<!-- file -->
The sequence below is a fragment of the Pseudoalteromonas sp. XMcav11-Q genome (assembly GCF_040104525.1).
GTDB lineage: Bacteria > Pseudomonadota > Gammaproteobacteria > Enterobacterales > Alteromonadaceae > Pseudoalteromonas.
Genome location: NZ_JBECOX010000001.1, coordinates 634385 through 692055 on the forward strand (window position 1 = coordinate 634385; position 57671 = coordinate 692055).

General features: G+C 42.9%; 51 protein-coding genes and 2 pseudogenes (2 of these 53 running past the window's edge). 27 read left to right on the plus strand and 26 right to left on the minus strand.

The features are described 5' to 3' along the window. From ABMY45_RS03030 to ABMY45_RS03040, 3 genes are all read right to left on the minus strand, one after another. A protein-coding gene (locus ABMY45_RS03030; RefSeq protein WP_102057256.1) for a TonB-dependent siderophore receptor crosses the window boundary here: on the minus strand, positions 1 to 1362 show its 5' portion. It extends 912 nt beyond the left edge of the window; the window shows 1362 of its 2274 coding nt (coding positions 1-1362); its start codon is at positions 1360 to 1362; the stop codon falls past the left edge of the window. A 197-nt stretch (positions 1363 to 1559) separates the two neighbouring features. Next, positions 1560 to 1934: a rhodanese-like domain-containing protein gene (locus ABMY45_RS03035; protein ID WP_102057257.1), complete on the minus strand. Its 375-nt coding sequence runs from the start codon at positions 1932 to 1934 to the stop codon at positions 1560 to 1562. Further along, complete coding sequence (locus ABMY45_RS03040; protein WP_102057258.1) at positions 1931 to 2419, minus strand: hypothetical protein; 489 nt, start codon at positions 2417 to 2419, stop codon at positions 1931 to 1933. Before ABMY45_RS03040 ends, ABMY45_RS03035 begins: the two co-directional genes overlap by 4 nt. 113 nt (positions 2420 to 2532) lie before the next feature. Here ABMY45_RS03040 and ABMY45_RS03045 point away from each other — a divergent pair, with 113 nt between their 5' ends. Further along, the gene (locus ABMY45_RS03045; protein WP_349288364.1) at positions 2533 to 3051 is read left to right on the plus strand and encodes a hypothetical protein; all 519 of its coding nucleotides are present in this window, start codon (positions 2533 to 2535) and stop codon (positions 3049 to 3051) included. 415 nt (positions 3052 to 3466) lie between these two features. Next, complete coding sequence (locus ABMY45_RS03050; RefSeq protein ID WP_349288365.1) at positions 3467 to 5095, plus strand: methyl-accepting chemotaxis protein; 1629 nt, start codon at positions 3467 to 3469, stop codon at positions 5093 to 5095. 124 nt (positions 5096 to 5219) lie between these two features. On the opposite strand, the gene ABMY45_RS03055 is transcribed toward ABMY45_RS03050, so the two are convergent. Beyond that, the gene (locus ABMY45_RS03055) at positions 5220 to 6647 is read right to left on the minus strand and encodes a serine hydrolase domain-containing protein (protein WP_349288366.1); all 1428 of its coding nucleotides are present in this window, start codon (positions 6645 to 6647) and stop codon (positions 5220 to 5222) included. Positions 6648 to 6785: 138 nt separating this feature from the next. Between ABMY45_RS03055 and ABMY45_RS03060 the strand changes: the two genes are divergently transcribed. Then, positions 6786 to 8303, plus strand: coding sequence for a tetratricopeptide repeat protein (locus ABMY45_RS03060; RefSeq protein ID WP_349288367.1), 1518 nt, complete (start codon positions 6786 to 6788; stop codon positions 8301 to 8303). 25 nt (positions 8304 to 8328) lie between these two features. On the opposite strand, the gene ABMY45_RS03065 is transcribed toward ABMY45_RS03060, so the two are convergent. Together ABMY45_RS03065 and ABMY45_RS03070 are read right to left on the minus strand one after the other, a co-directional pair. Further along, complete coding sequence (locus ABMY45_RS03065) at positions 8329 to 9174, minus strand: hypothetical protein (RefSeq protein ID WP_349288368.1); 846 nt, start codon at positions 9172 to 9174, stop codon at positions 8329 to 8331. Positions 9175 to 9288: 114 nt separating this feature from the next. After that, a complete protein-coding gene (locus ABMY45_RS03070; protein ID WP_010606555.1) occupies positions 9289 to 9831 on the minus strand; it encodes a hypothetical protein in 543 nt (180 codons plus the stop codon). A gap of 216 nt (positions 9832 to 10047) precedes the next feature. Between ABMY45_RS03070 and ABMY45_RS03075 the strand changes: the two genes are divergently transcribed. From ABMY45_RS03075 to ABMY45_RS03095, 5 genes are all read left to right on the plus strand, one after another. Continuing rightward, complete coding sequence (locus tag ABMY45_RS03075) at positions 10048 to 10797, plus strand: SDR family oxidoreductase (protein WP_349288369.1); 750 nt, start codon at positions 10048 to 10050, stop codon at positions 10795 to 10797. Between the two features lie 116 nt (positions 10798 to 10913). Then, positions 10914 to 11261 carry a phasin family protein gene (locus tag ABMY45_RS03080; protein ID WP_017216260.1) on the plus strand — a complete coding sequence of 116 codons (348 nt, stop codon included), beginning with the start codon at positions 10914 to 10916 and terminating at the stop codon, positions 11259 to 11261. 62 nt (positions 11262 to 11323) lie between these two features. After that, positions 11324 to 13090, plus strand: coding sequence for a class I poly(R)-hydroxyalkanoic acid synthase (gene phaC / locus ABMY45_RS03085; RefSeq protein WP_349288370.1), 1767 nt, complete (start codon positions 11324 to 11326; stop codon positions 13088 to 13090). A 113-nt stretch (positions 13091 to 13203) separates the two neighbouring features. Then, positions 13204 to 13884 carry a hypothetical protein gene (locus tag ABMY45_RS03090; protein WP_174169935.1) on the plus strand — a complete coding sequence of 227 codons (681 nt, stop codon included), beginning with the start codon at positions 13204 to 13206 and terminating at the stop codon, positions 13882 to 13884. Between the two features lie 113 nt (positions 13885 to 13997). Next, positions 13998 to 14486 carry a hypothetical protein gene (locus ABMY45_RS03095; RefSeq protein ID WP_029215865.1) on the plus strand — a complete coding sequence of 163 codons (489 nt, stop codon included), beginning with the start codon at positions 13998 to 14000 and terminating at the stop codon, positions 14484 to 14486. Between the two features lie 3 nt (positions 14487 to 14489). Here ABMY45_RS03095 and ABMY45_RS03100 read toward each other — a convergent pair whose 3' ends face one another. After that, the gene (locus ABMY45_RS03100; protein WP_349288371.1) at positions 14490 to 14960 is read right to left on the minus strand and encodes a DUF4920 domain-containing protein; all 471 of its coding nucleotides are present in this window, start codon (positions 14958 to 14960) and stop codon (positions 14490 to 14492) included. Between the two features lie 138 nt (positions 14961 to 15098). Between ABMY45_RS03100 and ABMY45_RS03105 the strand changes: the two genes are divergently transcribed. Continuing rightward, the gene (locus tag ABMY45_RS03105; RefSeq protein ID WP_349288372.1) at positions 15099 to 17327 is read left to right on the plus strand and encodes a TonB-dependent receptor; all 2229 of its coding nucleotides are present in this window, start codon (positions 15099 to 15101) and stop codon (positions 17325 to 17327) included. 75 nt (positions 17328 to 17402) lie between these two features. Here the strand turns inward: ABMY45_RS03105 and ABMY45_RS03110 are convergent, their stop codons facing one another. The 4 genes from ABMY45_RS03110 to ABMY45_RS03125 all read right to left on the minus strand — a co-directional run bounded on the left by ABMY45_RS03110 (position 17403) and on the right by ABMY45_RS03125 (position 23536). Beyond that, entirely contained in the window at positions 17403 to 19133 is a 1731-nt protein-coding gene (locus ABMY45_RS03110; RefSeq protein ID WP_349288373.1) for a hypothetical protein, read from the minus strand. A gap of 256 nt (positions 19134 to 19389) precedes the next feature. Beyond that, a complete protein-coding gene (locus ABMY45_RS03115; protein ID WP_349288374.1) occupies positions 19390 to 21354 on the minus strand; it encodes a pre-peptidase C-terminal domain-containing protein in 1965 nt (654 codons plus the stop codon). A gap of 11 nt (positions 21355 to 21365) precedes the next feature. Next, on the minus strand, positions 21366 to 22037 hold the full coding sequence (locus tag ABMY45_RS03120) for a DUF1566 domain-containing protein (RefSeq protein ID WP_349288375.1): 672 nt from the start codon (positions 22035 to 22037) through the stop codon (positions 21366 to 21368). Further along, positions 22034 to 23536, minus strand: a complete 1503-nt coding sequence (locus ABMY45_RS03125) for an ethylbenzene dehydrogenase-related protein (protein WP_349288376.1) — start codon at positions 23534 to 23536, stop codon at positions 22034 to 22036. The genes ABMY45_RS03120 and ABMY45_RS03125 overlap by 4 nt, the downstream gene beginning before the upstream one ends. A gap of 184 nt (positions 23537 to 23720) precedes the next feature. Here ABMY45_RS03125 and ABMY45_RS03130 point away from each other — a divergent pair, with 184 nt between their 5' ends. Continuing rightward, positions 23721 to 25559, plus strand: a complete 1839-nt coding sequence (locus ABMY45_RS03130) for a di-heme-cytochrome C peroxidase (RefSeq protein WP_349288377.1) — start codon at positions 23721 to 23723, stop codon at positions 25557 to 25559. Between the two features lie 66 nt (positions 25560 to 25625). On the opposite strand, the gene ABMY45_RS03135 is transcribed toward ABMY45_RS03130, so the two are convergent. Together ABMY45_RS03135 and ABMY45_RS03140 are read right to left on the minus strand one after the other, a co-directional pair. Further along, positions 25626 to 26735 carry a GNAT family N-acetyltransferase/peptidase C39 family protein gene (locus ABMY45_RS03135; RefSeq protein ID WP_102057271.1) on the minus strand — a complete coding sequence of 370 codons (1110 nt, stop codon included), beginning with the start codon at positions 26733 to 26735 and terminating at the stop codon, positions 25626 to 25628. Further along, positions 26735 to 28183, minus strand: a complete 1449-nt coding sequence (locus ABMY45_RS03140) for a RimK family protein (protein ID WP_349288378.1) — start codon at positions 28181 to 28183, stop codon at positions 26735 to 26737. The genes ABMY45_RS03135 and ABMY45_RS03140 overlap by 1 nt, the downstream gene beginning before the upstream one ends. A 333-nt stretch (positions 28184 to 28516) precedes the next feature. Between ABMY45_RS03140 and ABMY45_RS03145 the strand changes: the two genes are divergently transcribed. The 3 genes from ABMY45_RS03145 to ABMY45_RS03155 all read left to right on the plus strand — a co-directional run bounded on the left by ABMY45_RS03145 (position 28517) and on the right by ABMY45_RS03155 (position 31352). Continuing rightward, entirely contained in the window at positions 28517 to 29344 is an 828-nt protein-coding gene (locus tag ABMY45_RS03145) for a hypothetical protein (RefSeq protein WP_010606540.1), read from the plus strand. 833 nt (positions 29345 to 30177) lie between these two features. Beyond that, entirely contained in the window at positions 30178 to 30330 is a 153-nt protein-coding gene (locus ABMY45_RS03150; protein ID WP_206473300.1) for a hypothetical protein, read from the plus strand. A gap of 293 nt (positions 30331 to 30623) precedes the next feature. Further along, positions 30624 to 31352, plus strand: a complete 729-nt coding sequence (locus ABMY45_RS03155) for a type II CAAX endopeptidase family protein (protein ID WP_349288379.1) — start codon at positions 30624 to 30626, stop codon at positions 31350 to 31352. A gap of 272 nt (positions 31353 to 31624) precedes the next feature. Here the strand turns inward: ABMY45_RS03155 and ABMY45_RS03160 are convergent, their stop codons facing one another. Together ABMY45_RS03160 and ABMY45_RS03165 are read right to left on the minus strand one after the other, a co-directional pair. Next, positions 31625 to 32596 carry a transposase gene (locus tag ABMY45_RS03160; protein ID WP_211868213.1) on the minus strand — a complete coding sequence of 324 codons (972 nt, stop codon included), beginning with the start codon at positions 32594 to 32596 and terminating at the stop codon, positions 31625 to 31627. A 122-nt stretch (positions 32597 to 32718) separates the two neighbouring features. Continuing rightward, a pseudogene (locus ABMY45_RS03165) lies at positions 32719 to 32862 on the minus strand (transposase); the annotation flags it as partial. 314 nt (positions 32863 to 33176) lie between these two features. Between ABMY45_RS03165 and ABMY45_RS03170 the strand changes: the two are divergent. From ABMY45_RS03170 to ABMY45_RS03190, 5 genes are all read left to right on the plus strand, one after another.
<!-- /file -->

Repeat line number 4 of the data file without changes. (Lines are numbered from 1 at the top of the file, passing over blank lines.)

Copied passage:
General features: G+C 42.9%; 51 protein-coding genes and 2 pseudogenes (2 of these 53 running past the window's edge). 27 read left to right on the plus strand and 26 right to left on the minus strand.